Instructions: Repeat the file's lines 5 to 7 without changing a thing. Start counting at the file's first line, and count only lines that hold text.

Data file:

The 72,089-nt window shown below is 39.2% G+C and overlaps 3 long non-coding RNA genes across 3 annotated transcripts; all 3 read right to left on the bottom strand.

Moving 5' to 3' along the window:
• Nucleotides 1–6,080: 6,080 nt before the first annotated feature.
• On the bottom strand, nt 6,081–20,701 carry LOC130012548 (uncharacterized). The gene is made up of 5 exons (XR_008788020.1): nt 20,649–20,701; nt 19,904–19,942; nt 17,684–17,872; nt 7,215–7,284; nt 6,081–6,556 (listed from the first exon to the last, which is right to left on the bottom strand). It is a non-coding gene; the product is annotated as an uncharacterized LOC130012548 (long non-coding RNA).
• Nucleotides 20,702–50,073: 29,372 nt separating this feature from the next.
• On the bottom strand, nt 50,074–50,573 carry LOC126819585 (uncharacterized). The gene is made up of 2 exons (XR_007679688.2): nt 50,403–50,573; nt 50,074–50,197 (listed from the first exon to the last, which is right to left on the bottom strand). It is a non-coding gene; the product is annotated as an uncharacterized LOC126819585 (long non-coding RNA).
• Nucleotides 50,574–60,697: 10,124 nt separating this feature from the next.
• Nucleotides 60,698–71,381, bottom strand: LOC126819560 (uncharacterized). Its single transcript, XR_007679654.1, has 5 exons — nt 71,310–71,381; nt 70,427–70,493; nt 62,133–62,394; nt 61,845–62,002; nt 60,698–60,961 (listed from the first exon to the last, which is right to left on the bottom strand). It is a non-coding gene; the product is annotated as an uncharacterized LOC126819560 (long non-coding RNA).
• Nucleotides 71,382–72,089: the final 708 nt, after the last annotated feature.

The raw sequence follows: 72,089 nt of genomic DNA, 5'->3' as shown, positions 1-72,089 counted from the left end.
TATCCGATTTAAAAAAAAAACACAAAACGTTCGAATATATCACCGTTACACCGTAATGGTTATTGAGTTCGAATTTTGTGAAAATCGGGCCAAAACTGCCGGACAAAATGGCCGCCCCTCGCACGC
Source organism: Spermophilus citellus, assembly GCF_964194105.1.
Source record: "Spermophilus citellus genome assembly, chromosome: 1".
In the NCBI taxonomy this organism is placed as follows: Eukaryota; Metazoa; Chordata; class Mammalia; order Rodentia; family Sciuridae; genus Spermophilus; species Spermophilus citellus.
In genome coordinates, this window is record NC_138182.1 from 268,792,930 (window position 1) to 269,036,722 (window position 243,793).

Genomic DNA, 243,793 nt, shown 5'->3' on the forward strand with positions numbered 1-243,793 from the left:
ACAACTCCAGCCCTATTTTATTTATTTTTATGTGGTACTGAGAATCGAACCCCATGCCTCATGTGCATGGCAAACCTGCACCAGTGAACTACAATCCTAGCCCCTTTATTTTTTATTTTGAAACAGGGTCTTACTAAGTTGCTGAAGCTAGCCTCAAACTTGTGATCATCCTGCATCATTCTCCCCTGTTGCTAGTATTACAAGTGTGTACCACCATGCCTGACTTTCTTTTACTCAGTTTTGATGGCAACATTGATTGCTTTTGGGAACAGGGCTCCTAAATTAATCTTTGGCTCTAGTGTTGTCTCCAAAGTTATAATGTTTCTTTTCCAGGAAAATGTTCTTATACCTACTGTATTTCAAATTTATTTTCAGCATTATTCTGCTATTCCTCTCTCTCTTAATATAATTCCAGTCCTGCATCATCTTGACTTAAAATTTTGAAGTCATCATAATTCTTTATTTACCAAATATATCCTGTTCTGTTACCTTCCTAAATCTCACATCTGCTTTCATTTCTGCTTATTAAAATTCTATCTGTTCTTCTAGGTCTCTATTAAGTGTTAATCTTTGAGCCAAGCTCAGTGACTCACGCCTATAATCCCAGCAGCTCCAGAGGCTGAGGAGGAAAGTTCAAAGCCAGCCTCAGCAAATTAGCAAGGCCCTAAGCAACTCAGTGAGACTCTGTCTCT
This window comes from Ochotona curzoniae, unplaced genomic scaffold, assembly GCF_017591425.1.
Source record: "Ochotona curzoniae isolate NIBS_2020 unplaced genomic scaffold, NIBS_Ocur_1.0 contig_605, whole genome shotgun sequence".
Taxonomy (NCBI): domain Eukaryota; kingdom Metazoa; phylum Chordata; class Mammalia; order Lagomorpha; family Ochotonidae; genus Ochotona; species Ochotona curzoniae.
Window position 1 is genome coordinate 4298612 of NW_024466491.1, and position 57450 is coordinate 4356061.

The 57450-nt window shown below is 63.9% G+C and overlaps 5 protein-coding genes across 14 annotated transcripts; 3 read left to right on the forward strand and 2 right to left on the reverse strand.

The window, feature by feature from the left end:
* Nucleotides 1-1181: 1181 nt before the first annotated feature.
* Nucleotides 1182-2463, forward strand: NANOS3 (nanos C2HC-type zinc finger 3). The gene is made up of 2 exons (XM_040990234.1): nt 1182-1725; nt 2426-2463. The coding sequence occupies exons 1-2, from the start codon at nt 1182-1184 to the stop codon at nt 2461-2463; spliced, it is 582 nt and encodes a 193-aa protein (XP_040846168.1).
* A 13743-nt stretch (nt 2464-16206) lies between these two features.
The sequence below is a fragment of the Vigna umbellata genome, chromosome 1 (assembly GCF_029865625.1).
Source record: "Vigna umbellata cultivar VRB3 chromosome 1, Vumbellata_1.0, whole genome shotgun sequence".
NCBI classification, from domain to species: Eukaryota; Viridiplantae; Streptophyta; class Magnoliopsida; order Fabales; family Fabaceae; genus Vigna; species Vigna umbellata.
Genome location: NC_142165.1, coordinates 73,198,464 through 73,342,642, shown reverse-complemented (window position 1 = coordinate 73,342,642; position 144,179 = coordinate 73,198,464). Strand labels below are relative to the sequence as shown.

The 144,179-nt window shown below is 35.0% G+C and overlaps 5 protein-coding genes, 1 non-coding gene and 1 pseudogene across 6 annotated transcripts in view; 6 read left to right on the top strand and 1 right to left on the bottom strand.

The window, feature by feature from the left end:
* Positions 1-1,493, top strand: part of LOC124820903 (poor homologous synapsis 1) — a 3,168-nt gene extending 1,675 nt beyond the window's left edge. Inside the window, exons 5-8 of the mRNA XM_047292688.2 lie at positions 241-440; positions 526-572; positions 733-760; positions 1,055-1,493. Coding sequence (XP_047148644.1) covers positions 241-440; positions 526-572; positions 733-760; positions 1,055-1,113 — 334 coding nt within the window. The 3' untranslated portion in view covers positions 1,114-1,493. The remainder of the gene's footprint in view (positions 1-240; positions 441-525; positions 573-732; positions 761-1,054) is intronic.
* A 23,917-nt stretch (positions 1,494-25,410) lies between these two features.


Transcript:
• Nucleotides 20,702–50,073: 29,372 nt separating this feature from the next.
• On the bottom strand, nt 50,074–50,573 carry LOC126819585 (uncharacterized). The gene is made up of 2 exons (XR_007679688.2): nt 50,403–50,573; nt 50,074–50,197 (listed from the first exon to the last, which is right to left on the bottom strand). It is a non-coding gene; the product is annotated as an uncharacterized LOC126819585 (long non-coding RNA).
• Nucleotides 50,574–60,697: 10,124 nt separating this feature from the next.